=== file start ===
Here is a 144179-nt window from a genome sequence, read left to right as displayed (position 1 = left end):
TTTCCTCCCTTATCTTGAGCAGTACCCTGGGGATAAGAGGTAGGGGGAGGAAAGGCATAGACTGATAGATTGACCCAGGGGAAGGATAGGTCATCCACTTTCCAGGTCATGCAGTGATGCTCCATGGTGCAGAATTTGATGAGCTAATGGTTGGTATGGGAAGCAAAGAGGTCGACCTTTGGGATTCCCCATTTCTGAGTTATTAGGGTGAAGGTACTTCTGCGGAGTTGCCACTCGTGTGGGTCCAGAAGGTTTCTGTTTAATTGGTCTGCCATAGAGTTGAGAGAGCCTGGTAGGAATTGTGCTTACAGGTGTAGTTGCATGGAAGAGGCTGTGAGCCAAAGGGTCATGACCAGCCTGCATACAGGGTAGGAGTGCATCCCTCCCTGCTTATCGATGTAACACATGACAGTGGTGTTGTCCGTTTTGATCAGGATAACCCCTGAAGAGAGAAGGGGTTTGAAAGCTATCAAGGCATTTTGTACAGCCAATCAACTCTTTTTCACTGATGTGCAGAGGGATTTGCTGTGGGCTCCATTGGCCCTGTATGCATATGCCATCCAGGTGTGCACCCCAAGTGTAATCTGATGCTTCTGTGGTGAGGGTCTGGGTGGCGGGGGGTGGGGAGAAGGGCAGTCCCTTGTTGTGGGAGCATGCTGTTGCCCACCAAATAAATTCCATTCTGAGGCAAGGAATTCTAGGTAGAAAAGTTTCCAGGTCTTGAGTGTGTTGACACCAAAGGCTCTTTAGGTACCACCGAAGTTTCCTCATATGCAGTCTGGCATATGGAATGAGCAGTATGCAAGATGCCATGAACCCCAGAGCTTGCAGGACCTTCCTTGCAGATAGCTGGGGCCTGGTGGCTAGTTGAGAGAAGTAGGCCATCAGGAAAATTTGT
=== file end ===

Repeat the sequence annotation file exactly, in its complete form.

Here is a 144179-nt window from a genome sequence, read left to right as displayed (position 1 = left end):
TTTCCTCCCTTATCTTGAGCAGTACCCTGGGGATAAGAGGTAGGGGGAGGAAAGGCATAGACTGATAGATTGACCCAGGGGAAGGATAGGTCATCCACTTTCCAGGTCATGCAGTGATGCTCCATGGTGCAGAATTTGATGAGCTAATGGTTGGTATGGGAAGCAAAGAGGTCGACCTTTGGGATTCCCCATTTCTGAGTTATTAGGGTGAAGGTACTTCTGCGGAGTTGCCACTCGTGTGGGTCCAGAAGGTTTCTGTTTAATTGGTCTGCCATAGAGTTGAGAGAGCCTGGTAGGAATTGTGCTTACAGGTGTAGTTGCATGGAAGAGGCTGTGAGCCAAAGGGTCATGACCAGCCTGCATACAGGGTAGGAGTGCATCCCTCCCTGCTTATCGATGTAACACATGACAGTGGTGTTGTCCGTTTTGATCAGGATAACCCCTGAAGAGAGAAGGGGTTTGAAAGCTATCAAGGCATTTTGTACAGCCAATCAACTCTTTTTCACTGATGTGCAGAGGGATTTGCTGTGGGCTCCATTGGCCCTGTATGCATATGCCATCCAGGTGTGCACCCCAAGTGTAATCTGATGCTTCTGTGGTGAGGGTCTGGGTGGCGGGGGGTGGGGAGAAGGGCAGTCCCTTGTTGTGGGAGCATGCTGTTGCCCACCAAATAAATTCCATTCTGAGGCAAGGAATTCTAGGTAGAAAAGTTTCCAGGTCTTGAGTGTGTTGACACCAAAGGCTCTTTAGGTACCACCGAAGTTTCCTCATATGCAGTCTGGCATATGGAATGAGCAGTATGCAAGATGCCATGAACCCCAGAGCTTGCAGGACCTTCCTTGCAGATAGCTGGGGCCTGGTGGCTAGTTGAGAGAAGTAGGCCATCAGGAAAATTTGT